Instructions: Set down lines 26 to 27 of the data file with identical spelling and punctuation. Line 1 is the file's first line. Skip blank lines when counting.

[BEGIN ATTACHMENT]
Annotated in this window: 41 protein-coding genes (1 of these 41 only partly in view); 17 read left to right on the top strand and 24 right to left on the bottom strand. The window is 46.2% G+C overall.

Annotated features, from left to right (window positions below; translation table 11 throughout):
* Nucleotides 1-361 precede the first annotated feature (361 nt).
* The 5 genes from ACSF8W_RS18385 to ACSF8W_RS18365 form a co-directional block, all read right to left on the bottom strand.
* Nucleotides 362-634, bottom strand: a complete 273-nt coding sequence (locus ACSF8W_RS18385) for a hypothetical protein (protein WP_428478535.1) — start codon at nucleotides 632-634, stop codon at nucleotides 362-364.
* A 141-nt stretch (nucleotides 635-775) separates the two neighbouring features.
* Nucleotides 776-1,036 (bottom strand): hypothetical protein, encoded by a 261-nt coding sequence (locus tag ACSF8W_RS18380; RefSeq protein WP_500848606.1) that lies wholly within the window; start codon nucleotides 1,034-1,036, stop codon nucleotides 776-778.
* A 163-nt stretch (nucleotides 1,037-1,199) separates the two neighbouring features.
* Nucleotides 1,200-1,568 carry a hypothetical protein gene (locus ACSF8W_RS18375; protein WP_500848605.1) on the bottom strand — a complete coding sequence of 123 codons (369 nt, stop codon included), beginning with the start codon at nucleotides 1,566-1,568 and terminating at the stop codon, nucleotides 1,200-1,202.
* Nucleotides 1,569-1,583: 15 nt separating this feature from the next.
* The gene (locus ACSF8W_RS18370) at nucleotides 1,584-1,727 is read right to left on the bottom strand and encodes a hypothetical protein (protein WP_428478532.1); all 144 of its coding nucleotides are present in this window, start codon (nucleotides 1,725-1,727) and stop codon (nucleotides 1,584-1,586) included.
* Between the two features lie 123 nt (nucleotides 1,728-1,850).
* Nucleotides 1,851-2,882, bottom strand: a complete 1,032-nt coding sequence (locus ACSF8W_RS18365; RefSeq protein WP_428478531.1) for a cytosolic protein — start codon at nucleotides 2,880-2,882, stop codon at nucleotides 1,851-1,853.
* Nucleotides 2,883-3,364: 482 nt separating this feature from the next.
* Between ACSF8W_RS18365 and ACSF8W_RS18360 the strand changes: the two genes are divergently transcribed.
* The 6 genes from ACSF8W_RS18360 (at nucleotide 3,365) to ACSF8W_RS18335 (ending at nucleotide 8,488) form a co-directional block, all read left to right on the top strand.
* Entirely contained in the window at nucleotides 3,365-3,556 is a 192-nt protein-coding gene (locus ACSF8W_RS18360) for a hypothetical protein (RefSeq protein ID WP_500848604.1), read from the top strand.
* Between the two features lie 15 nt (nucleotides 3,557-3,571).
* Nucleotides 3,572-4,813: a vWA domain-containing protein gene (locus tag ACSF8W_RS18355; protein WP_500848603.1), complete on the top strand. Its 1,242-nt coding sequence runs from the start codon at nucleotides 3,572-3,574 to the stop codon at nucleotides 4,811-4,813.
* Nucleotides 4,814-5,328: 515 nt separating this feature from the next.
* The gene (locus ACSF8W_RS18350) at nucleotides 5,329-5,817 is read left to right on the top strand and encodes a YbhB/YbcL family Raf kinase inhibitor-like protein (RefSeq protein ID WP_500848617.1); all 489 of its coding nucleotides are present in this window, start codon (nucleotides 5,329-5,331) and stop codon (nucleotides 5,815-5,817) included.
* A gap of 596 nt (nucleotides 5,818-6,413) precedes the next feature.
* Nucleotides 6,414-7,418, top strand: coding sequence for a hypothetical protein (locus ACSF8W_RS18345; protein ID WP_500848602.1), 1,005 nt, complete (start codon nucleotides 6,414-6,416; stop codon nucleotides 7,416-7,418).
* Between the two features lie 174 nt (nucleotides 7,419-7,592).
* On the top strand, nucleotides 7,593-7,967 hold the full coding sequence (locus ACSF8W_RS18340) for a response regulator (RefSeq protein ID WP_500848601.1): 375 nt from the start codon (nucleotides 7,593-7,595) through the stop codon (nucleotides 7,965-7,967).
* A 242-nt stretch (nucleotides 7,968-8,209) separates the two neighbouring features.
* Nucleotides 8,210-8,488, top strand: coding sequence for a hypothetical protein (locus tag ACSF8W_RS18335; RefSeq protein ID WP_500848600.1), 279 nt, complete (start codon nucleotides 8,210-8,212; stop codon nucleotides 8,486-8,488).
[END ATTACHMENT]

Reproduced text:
* A 242-nt stretch (nucleotides 7,968-8,209) separates the two neighbouring features.
* Nucleotides 8,210-8,488, top strand: coding sequence for a hypothetical protein (locus tag ACSF8W_RS18335; RefSeq protein ID WP_500848600.1), 279 nt, complete (start codon nucleotides 8,210-8,212; stop codon nucleotides 8,486-8,488).